we mark every node , corresponding to some column (or, alternatively, some bitposition in the rowindex of some node of DPillar) that needs to be covered (because bit of the rowindex of is different from bit of the rowindex of ), with the set of marked nodes being denoted by

we move from node to node in , starting at the node so as to end at the node and making moves where:

a cmove means we move from node to node and such a move covers node

an amove means we move from node to node and such a move covers node

a bmove means we stay at node and such a move covers node

a dmove means we stay at node and such a move covers node

(note the correspondence between the above moves and the edge types given in Section 2.2). We call a marked cycle. Note that it might be the case that in (this would mean that the nodes and lie in the same column in DPillar).
With regard to our illustration in the previous section, the edge from : to results in an amove covering node in the marked cycle; to results in a bmove covering node in the marked cycle; to results in a cmove covering node in the marked cycle; and to results in a dmove covering node in the marked cycle.
It should be clear as to how moves in the marked cycle correspond to moves along corresponding edges in DPillar (and so to serverswitchserver linkpairs in the DCN DPillar) with the coverage of a node in and a node of DPillar being in direct correspondence. A path in is a sequence of moves leading from to and corresponds to a path in DPillar from node to node (and vice versa) with the lengths of the two paths being identical. Consequently, in order to find a shortest path from to in the DCN DPillar, it suffices to find a shortest path in the marked cycle (from the node to the node ) so that every marked node is covered by a move. Note that if then the empty sequence of moves does not constitute a legitimate path.
4.3 Basic routing in DPillar
Before we continue, let us discuss the singlepath routing algorithm for DPillar as detailed in [18]; we refer to this algorithm as DPillarSP. The routing algorithm DPillarSP operates in phases: in the first phase (the socalled ‘helix’ phase), a path in the DCN DPillar is chosen so that movement is always in a clockwise direction (that is, the columnindex is always incremented) or always in an anticlockwise direction (that is, the columnindex is always decremented) in order that the rowindex is ‘fixed’ so that it is identical to that of the destinationnode; and in the second phase (the socalled ‘ring’ phase), a path is subsequently chosen so as to reach the destinationnode without amending the rowindex and so that movement is in the same direction as in the first phase. Although not explicitly mentioned when discussing their algorithm, it is clear that the time complexity of the singlepath routing algorithm from [18] is (we have suppressed the component required to represent each bitvalue).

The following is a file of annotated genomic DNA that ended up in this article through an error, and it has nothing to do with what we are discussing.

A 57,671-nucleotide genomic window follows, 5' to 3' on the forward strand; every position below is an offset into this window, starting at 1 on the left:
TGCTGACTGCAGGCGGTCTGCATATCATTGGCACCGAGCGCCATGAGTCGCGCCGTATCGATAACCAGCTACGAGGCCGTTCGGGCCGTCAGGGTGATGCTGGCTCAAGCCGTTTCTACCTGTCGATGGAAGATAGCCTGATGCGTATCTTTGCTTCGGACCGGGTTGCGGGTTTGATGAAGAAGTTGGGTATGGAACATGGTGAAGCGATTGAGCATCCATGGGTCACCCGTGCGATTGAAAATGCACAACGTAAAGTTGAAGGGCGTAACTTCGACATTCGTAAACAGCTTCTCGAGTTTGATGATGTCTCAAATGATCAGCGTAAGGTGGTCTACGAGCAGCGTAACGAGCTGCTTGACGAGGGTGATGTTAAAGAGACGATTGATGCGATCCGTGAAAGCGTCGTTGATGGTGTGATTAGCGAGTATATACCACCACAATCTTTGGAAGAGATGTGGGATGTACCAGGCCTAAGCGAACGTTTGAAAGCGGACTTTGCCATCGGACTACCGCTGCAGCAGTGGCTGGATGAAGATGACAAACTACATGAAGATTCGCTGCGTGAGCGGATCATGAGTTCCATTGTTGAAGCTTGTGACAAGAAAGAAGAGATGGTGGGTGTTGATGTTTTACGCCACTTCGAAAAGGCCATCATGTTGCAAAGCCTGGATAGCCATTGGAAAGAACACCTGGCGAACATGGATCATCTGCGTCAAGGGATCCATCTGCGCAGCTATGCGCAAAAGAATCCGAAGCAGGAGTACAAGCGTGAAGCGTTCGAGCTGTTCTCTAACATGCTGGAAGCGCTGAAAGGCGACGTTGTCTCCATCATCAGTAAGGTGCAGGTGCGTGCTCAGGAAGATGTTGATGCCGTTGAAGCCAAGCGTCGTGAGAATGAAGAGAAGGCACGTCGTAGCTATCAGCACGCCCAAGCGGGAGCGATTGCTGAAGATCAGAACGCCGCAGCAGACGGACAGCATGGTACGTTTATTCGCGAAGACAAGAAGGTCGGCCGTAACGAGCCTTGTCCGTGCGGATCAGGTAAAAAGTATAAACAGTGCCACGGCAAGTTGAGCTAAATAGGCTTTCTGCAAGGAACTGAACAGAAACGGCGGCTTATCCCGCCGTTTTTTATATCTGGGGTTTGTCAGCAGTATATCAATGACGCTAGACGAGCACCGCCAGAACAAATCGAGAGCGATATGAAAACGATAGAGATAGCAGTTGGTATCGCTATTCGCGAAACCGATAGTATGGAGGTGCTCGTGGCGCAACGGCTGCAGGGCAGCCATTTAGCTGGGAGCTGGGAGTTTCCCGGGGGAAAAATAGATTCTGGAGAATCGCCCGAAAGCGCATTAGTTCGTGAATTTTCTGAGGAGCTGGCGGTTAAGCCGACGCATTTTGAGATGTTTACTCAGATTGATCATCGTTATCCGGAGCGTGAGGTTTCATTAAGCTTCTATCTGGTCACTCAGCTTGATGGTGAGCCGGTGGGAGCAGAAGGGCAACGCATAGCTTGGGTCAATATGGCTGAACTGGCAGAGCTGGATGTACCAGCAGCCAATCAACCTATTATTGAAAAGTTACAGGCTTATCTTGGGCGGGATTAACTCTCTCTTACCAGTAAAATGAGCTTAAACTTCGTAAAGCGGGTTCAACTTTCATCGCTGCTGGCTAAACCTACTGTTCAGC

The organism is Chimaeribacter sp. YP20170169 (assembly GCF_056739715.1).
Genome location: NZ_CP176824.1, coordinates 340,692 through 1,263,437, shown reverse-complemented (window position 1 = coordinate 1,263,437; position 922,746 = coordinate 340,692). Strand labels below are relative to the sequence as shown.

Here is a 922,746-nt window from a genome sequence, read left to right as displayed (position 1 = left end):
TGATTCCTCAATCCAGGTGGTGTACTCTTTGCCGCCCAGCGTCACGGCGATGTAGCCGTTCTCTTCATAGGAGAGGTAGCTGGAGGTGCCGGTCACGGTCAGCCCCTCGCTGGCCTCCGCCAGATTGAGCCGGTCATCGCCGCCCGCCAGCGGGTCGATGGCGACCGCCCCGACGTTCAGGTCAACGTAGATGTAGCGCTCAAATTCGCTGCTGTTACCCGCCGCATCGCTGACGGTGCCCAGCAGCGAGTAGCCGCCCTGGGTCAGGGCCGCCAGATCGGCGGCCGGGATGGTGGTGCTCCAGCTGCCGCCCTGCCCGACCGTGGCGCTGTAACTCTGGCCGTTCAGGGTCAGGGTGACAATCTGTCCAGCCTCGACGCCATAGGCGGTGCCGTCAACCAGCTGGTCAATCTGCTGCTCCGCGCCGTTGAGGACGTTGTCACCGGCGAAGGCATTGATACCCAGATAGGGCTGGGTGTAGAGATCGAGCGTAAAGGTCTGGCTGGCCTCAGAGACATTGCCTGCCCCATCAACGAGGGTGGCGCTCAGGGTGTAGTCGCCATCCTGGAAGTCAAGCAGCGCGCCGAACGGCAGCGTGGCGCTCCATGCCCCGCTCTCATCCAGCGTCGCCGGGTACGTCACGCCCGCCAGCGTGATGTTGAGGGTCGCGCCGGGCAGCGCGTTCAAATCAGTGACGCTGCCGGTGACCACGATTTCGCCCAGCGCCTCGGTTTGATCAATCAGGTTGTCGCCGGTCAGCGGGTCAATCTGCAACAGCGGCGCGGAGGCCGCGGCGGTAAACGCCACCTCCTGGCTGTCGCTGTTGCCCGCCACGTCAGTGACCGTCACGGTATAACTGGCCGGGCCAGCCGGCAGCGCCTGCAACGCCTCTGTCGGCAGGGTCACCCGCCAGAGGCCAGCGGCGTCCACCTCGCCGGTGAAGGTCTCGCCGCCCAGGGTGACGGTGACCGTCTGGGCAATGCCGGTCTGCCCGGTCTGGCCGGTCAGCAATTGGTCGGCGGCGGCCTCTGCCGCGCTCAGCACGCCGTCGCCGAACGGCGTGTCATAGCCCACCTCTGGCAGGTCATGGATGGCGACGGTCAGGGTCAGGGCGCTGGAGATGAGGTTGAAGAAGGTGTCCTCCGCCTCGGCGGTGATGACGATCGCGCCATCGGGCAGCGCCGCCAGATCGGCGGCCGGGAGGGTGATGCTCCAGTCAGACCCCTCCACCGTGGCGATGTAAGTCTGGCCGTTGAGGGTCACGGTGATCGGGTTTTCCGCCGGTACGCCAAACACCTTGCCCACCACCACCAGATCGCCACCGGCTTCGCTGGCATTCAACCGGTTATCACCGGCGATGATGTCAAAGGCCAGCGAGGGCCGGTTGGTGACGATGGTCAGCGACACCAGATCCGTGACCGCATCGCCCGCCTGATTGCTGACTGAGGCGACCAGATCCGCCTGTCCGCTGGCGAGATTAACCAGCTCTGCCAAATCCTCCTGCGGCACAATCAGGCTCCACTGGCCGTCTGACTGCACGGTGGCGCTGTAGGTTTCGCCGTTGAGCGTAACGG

It is stated in [18, Section 3.1] that this singledirection movement is so that ‘loops’ might be avoided. While this statement was not explained further, it is probable that what was meant by ‘loops’ was a loop within a single route for a sourcedestination pair. Of course, our shortestpath routing algorithm means that loops in a single path will never occur. Alternatively (though unlikely), the rationale for the decision in [18] to restrict to singledirection movement might have been to avoid either networklevel deadlock or livelock due to dependency loops (see, e.g., [7, Ch. 14]). Irrespective of the intentions in [18], it is worth commenting on the potential for deadlocks in DPillar and servercentric DCNs in general. Given that the topology of DPillar is basically a sophisticated ring of columns, moving in a single direction does not completely prevent dependency loops from appearing. We give an example in Fig. 2 where there is a (bold) route from to and a (dotted) route from to so that there is a cyclic dependency graph, due to the shared switches and , even though we are using singledirection routing. Nevertheless, there are many reasons to believe that, in the context of servercentric DCNs based on COTS hardware and software (i.e., Ethernet hardware and TCP/IP stack), network level deadlocks should be a minor concern. First, commodity Ethernet hardware uses packetswitching which prevents network frames from spreading across many network components; therefore a cyclic dependency between frames is unlikely to happen. Second, servers have virtually unlimited memory (and indeed, many orders of magnitude more than switches); hence we can assume infinite FIFOs at the servers. Considering that one of the necessary conditions for deadlocks to appear is for FIFOs to become full, it is, again, very unlikely that we end up in a deadlock situation. Finally, in the very unlikely situation of a cyclic dependency appearing and all the FIFOs becoming full, the packetdropping mechanism of Ethernetbased hardware provides seamless deadlock recovery, whereas TCP ensures data delivery. The upshot is that deadlocks are not a primary concern in DCNs.